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New Trucking Safety Provisions

Reasons Insurance

New Trucking Safety Provisions in the $1 Trillion Infrastructure Bill

The White House’s $1 trillion infrastructure bill was signed into law on Nov. 15, 2021. This bill contains several provisions affecting commercial motor vehicle (CMV) safety and operations. These provisions can be found in the bill’s Surface Transportation Act of 2021. Let’s examine some of the new provisions within the Surface Transportation Act of 2021 that impact CMV safety:

Apprenticeship pilot program

The bill requires the Federal Motor Carrier Safety Administration (FMCSA) secretary to establish a pilot program within 60 days that allows employers to create apprenticeship programs for CMV drivers. This three-year program must allow up to 3,000 drivers under the age of 21 to operate CMVs. These drivers will have to complete 400 hours of training, including 240 hours behind the wheel in interstate commerce driving. Entry-level training will also be included to allow drivers to obtain their commercial driver’s licenses (CDLs).

Truck leasing

Within six months, the bill requires the FMCSA to establish a “Truck Leasing Task Force” in consultation with the Department of Labor. This task force will review the terms of common truck leasing arrangements and determine whether those arrangements are equitable and safe.

Out-of-service enforcement

When CMV drivers are placed out of service at the state level, some still operate in interstate commerce. To prevent this from occurring, the bill requires the FMCSA to develop and publish initiatives to deter CMV drivers from operating after being taken out of service.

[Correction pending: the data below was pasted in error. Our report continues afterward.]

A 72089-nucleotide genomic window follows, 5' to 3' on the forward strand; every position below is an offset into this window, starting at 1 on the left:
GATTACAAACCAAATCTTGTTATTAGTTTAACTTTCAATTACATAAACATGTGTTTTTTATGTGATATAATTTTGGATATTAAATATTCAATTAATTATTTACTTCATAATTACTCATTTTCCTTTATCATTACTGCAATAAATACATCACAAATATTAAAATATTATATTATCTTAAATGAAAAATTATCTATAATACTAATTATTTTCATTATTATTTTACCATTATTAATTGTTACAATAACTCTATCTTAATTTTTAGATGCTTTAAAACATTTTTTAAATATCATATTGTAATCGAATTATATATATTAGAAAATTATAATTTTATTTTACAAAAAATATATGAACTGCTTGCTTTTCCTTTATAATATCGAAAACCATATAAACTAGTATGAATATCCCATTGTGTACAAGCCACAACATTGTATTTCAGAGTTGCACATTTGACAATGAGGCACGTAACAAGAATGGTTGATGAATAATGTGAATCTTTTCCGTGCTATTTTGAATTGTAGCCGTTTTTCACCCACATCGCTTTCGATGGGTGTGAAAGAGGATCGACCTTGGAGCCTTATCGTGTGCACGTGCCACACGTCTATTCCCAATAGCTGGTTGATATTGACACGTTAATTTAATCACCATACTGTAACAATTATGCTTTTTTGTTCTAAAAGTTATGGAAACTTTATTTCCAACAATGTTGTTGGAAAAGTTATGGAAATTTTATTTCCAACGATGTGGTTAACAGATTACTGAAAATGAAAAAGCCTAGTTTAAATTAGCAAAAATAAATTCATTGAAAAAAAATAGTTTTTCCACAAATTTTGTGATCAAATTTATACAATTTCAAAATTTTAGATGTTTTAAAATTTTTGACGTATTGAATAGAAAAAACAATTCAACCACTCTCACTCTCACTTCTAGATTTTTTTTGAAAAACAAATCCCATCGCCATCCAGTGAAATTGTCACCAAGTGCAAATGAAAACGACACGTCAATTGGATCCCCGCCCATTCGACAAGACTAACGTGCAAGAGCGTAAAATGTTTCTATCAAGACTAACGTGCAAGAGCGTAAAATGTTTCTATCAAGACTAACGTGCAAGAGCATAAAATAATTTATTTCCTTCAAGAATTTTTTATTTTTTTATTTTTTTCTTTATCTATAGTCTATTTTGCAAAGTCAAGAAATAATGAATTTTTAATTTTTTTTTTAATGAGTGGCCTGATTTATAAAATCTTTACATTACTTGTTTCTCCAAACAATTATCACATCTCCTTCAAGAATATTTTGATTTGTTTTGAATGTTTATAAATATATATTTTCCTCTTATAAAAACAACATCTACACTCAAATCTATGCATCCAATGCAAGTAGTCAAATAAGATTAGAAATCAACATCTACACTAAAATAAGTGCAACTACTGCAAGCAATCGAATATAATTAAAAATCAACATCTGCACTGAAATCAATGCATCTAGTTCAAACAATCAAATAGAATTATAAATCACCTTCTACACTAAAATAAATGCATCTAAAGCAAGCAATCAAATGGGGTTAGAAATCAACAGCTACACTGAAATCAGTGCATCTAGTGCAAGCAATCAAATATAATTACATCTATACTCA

State inspection programs for passenger-carrier vehicles—

The bill also states that the FMCSA will have one year to solicit additional comments on state inspection programs for passenger-carrier vehicles. This commentary will determine if there should be a final rule issued for self-inspections. The FMCSA must consider the impact of continuing to allow self-inspections to satisfy periodic inspection requirements on the safety of passenger carrier operations.

Electronic logging device oversight

Under the bill, the FMCSA has six months to submit a report to Congress that analyzes the costs and effectiveness of electronic logging devices (ELDs). In this report, the FMCSA must detail the processes used to review ELD logs and protect proprietary and personally identifiable information. Also, the report must outline how an operator may challenge or appeal a violation notice issued by the FMCSA relating to ELDs.

This is by no means a full list of the infrastructure bill provisions. For more information, review the text of the bill here. Contact us today for additional industry updates and risk management resources.

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